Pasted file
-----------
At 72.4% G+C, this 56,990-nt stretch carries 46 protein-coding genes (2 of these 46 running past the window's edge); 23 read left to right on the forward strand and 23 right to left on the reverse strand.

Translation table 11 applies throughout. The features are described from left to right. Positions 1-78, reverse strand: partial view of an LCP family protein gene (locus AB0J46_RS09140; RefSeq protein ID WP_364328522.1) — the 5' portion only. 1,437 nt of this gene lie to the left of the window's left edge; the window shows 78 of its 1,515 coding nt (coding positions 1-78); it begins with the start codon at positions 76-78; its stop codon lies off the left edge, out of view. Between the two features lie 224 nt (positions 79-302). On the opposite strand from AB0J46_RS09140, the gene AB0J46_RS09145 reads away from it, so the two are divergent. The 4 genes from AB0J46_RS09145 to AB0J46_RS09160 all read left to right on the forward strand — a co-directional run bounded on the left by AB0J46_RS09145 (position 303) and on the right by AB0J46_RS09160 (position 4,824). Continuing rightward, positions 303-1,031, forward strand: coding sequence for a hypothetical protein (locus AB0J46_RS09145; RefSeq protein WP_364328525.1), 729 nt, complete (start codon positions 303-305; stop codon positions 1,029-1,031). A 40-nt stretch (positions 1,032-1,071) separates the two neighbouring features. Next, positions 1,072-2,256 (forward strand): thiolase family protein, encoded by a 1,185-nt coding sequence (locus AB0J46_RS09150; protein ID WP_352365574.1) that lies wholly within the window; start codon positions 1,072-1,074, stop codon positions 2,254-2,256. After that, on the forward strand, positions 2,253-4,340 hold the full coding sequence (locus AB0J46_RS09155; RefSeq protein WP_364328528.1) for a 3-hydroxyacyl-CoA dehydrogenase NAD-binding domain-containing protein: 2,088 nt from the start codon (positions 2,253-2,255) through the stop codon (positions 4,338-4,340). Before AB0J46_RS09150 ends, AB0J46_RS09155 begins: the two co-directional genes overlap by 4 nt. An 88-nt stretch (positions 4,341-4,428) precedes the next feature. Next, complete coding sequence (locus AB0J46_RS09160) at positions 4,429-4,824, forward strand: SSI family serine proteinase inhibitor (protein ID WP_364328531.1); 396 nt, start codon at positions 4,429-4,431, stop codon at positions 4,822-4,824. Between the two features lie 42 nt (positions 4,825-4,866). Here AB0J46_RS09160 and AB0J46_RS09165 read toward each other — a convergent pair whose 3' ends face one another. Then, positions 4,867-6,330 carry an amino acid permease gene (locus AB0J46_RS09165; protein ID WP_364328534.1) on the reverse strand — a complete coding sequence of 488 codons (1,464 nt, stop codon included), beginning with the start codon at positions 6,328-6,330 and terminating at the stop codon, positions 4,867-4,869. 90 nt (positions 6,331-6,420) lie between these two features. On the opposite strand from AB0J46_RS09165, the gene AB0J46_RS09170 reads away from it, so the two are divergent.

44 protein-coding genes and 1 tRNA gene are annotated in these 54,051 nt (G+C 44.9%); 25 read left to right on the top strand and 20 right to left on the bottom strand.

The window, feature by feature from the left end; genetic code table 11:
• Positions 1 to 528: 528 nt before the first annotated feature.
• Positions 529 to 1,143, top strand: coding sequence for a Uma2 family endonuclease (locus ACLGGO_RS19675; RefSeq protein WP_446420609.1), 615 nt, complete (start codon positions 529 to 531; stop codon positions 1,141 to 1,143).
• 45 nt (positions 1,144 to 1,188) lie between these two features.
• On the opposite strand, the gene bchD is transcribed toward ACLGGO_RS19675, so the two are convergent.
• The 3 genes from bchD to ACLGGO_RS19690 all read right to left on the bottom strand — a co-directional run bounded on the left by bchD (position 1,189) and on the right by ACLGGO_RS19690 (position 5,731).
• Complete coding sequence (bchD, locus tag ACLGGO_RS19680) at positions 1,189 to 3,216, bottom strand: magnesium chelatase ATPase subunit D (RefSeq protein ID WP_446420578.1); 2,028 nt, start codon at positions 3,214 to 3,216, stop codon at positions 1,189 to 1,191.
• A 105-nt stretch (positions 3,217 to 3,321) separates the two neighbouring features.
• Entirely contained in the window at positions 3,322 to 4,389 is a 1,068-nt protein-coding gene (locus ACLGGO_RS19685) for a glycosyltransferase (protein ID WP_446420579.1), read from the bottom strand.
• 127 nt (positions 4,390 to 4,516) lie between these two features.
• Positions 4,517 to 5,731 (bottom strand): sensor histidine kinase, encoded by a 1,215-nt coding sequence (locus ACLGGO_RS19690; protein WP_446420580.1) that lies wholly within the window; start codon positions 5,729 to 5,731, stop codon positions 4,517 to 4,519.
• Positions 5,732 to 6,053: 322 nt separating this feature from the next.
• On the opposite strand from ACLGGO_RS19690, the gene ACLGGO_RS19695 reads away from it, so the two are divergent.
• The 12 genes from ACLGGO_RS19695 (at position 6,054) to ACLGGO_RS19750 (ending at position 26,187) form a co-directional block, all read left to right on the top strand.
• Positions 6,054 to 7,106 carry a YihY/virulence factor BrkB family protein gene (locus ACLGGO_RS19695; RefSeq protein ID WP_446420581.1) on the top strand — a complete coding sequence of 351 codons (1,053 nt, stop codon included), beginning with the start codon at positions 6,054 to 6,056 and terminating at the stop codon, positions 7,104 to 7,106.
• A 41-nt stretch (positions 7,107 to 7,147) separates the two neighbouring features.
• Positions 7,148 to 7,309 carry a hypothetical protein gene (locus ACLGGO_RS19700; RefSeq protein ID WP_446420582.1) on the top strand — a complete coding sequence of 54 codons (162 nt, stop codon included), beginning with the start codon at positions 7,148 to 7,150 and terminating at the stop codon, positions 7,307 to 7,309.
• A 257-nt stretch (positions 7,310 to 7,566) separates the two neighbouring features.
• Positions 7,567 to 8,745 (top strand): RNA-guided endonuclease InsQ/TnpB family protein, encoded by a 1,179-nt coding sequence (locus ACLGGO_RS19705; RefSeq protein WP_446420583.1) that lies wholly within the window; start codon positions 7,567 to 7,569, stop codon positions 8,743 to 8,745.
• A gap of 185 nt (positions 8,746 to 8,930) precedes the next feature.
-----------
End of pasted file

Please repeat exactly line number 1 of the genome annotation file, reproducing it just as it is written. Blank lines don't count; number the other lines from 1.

At 72.4% G+C, this 56,990-nt stretch carries 46 protein-coding genes (2 of these 46 running past the window's edge); 23 read left to right on the forward strand and 23 right to left on the reverse strand.